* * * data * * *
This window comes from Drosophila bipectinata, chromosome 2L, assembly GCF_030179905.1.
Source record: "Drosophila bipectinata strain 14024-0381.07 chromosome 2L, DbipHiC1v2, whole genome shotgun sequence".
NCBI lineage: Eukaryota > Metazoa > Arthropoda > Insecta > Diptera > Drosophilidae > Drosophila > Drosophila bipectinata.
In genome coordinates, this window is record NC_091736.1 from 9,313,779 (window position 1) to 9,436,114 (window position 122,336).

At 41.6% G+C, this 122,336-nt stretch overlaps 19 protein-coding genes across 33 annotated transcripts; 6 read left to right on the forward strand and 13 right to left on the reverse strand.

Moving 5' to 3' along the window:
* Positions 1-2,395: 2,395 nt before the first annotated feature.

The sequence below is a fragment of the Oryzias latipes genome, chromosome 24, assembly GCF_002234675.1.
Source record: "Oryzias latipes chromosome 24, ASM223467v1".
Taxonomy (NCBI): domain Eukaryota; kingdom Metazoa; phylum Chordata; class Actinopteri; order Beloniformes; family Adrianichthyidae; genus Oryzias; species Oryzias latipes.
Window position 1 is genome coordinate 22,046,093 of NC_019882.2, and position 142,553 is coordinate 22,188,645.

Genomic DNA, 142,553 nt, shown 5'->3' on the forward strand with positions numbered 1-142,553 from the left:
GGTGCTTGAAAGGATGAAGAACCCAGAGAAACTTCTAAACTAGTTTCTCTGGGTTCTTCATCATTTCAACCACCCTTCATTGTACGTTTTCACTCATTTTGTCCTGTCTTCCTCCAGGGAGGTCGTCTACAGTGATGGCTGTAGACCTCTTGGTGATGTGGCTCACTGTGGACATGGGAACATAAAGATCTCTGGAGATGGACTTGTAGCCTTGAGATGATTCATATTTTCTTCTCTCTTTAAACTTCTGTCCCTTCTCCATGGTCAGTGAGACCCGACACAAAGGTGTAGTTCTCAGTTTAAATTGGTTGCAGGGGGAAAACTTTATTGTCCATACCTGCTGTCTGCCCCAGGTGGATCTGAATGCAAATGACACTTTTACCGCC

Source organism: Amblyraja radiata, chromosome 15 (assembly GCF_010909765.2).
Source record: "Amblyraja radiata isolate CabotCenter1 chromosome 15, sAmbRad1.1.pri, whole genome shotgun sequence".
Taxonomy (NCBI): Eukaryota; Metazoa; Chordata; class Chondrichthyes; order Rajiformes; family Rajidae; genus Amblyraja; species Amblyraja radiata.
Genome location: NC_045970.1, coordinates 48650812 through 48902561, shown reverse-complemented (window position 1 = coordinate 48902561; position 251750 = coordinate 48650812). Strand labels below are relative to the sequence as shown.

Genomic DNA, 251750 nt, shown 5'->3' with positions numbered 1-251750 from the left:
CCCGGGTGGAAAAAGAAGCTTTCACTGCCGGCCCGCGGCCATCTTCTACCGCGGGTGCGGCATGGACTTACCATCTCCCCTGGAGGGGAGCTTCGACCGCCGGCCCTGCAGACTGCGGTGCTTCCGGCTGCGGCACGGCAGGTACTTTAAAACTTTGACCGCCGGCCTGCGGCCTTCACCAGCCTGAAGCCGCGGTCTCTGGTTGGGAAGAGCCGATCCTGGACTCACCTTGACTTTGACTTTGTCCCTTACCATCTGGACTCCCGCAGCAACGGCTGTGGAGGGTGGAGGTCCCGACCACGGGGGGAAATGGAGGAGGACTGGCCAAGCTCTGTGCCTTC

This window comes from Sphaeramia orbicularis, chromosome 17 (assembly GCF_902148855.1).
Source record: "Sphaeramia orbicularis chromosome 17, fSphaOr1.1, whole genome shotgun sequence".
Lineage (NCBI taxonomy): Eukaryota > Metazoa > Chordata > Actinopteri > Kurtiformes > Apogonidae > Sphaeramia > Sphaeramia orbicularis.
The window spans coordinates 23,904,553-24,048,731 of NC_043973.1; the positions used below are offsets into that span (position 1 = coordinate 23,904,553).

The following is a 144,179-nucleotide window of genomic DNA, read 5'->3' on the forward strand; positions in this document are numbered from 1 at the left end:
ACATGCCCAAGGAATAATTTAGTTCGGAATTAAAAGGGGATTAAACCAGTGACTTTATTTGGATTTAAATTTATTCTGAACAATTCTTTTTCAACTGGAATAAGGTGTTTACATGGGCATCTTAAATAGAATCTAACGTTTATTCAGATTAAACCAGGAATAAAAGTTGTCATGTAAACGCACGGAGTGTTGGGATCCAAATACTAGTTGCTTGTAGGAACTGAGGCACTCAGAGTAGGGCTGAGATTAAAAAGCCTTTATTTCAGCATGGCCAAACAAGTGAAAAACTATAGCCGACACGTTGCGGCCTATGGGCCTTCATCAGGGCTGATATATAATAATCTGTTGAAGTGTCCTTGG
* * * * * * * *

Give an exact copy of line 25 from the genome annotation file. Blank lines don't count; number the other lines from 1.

ACATGCCCAAGGAATAATTTAGTTCGGAATTAAAAGGGGATTAAACCAGTGACTTTATTTGGATTTAAATTTATTCTGAACAATTCTTTTTCAACTGGAATAAGGTGTTTACATGGGCATCTTAAATAGAATCTAACGTTTATTCAGATTAAACCAGGAATAAAAGTTGTCATGTAAACGCACGGAGTGTTGGGATCCAAATACTAGTTGCTTGTAGGAACTGAGGCACTCAGAGTAGGGCTGAGATTAAAAAGCCTTTATTTCAGCATGGCCAAACAAGTGAAAAACTATAGCCGACACGTTGCGGCCTATGGGCCTTCATCAGGGCTGATATATAATAATCTGTTGAAGTGTCCTTGG